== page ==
Disclaimer: while mobile crisis management sounds good in theory, I have yet to see it in practice.  I hope that the responders at Therapeutic Alternatives have been well trained and are versatile, given that they respond to such a broad range of crises (from mental health to substance abuse to developmental disability).  At any rate, avoiding criminal charges sounds like a good start!

I hope you find these tips helpful.  Subscribe to this blog for more useful hints; “like” Autism Parenting Solutions on Facebook for even more information and practical solutions.

Contact me at  www.AutismParentingSolutions.com for assistance!

Lisa Townsend

IEP Season–Again!

I love this series of Ryan Gosling pictures--IEPs made sexy?!?

I love this series of Ryan Gosling pictures–IEPs made sexy?!?

Well, it’s that time of year again.  Why is it that the end of winter brings not only the agony of shorts, swimsuits, and abandoned New Year’s resolutions…but also the pain of annual Individualized Education Programs (IEP)?!  I suppose it is a good time to review goals, tweak them, and add new ones.  After all, the school year is almost over (for traditional calendar schools).

For many students, there are 4 weeks of school remaining, minus one holiday.  Then, there are the many testing days, which will be very different this year, due to the implementation in NC of the Common Core and Essential Standards. In elementary school, very little happens in the second half of May except preparing for End of Grade tests (some in 3rd, 5th, and 8th grade)—and then there are retake days.  After those tests (and now, the Measures of Student Learning—Common Core tests), teachers are finishing up the year with games, activities, fun learning projects.  Frankly, I’ve always considered the last half of May and beginning of June to be wasted time.  In high school, however, it is very different—no wasted time when you’re on the block schedule!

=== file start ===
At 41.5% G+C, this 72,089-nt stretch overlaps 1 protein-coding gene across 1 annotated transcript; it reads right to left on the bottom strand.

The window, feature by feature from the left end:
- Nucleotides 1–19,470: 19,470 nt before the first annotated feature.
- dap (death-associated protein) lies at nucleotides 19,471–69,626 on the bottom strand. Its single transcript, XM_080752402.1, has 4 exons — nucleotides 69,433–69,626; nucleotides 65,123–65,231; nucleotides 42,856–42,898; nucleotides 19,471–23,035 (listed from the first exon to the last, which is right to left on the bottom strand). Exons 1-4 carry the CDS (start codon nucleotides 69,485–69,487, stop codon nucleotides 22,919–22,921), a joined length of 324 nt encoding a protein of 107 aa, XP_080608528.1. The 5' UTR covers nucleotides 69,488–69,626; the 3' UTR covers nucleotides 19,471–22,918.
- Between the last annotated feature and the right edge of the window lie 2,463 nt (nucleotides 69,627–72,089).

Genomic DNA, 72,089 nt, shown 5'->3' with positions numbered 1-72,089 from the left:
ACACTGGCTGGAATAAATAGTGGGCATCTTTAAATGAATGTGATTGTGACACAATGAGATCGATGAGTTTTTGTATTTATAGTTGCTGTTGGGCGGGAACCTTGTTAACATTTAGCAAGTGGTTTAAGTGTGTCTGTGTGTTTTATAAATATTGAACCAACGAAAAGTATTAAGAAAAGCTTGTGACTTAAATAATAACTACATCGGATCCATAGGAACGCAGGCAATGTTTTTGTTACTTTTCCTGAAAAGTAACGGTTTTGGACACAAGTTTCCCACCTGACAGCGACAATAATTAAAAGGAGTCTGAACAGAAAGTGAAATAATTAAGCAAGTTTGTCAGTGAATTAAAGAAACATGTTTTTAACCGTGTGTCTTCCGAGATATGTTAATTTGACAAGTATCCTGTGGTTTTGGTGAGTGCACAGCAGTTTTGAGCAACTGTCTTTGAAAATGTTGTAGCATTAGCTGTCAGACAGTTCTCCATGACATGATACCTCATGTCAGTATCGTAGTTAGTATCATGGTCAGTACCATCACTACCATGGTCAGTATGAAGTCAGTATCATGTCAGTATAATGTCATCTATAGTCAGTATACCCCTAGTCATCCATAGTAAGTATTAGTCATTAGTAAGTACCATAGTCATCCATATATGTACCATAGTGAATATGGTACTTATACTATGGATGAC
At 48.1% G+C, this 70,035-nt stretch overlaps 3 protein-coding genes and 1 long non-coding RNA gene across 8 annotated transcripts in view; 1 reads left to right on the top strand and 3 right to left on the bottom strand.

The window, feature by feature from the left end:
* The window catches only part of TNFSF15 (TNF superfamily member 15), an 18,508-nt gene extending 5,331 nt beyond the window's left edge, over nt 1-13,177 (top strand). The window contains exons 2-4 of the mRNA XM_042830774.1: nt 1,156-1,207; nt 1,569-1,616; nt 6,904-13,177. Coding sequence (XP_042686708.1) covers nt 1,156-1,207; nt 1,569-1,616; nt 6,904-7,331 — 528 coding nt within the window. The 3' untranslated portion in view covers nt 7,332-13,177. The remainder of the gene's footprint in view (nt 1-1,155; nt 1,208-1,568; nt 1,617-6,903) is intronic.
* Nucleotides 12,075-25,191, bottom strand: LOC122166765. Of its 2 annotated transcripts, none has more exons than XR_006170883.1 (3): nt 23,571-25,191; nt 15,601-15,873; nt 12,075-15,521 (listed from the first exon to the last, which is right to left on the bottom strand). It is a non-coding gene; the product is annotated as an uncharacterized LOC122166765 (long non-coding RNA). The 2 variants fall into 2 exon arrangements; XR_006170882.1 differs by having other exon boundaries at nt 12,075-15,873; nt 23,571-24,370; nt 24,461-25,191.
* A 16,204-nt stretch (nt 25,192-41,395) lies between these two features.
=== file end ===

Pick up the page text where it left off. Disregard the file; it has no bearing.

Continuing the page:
You might surmise from the previous paragraph that I am one of many parents counting down the days until the end of school.  Yep.  Just as my son is.  Why?  Because we’re both tired of it.  And that makes it even more challenging to focus on meeting to write an annual IEP. So, here are a few tips for the end of school IEP blues:

Write your parent concerns and vision statements prior to the meeting.  This is your chance as the parent to state what your concerns really are—not just for this month, this semester, or this year, but for the rest of your child’s life.  Does your child have friends?  That’s an important concern.  Can your child answer questions?  Does your child know how to ask for help?  What will your child do after high school?  For this section of the IEP, the parent has the right to express whatever concerns they have, without their words being edited.